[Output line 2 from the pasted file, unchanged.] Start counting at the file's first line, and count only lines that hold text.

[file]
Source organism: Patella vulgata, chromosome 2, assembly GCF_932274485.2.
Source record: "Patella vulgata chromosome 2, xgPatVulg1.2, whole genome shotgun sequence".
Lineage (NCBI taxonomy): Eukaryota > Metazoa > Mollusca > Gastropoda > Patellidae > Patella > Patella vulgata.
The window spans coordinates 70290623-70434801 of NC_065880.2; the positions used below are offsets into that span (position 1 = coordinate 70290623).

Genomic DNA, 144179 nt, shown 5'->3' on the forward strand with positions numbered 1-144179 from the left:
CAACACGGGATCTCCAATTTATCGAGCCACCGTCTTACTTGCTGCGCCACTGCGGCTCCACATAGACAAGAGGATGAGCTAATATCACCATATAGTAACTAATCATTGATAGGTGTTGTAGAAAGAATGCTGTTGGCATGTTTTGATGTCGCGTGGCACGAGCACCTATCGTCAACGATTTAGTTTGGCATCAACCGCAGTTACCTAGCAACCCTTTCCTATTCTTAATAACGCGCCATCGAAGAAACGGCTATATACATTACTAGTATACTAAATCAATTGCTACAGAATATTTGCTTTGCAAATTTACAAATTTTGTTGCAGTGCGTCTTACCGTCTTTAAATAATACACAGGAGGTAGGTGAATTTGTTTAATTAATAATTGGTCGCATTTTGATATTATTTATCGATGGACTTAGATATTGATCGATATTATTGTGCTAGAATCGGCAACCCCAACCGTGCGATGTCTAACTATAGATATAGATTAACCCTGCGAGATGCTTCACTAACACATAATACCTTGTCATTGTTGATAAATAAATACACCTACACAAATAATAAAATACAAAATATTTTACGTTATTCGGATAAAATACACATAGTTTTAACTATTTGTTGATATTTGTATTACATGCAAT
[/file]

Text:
Source record: "Patella vulgata chromosome 2, xgPatVulg1.2, whole genome shotgun sequence".